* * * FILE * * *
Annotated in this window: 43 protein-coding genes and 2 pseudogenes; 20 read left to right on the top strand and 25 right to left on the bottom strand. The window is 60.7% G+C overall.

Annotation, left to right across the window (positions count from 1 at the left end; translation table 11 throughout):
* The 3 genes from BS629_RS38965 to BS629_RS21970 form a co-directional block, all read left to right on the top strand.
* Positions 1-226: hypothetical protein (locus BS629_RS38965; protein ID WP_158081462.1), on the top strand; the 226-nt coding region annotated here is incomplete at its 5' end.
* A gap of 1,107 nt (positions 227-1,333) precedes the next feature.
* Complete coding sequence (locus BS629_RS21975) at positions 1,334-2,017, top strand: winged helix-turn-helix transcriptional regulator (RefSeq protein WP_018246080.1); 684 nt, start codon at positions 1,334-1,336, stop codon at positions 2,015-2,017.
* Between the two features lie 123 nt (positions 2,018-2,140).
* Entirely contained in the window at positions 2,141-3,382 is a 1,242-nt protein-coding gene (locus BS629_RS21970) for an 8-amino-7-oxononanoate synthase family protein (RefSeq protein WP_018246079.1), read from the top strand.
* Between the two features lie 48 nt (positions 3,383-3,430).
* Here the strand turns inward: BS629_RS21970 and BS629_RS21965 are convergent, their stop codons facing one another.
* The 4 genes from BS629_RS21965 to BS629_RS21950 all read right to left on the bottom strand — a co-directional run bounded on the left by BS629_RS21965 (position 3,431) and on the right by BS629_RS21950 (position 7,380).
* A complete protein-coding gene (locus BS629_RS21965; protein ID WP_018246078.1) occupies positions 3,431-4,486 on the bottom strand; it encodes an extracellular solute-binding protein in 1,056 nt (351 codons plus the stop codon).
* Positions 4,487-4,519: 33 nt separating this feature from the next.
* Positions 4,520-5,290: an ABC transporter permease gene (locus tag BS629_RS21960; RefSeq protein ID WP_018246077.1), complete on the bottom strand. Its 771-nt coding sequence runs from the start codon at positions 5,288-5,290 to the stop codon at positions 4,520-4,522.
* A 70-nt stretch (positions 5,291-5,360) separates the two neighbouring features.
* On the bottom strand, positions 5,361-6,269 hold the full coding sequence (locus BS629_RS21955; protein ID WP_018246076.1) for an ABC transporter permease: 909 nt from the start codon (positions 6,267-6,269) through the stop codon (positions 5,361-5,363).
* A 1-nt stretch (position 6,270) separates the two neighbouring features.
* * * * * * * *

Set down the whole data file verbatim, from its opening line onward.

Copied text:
Annotated in this window: 43 protein-coding genes and 2 pseudogenes; 20 read left to right on the top strand and 25 right to left on the bottom strand. The window is 60.7% G+C overall.

Annotation, left to right across the window (positions count from 1 at the left end; translation table 11 throughout):
* The 3 genes from BS629_RS38965 to BS629_RS21970 form a co-directional block, all read left to right on the top strand.
* Positions 1-226: hypothetical protein (locus BS629_RS38965; protein ID WP_158081462.1), on the top strand; the 226-nt coding region annotated here is incomplete at its 5' end.
* A gap of 1,107 nt (positions 227-1,333) precedes the next feature.
* Complete coding sequence (locus BS629_RS21975) at positions 1,334-2,017, top strand: winged helix-turn-helix transcriptional regulator (RefSeq protein WP_018246080.1); 684 nt, start codon at positions 1,334-1,336, stop codon at positions 2,015-2,017.
* Between the two features lie 123 nt (positions 2,018-2,140).
* Entirely contained in the window at positions 2,141-3,382 is a 1,242-nt protein-coding gene (locus BS629_RS21970) for an 8-amino-7-oxononanoate synthase family protein (RefSeq protein WP_018246079.1), read from the top strand.
* Between the two features lie 48 nt (positions 3,383-3,430).
* Here the strand turns inward: BS629_RS21970 and BS629_RS21965 are convergent, their stop codons facing one another.
* The 4 genes from BS629_RS21965 to BS629_RS21950 all read right to left on the bottom strand — a co-directional run bounded on the left by BS629_RS21965 (position 3,431) and on the right by BS629_RS21950 (position 7,380).
* A complete protein-coding gene (locus BS629_RS21965; protein ID WP_018246078.1) occupies positions 3,431-4,486 on the bottom strand; it encodes an extracellular solute-binding protein in 1,056 nt (351 codons plus the stop codon).
* Positions 4,487-4,519: 33 nt separating this feature from the next.
* Positions 4,520-5,290: an ABC transporter permease gene (locus tag BS629_RS21960; RefSeq protein ID WP_018246077.1), complete on the bottom strand. Its 771-nt coding sequence runs from the start codon at positions 5,288-5,290 to the stop codon at positions 4,520-4,522.
* A 70-nt stretch (positions 5,291-5,360) separates the two neighbouring features.
* On the bottom strand, positions 5,361-6,269 hold the full coding sequence (locus BS629_RS21955; protein ID WP_018246076.1) for an ABC transporter permease: 909 nt from the start codon (positions 6,267-6,269) through the stop codon (positions 5,361-5,363).
* A 1-nt stretch (position 6,270) separates the two neighbouring features.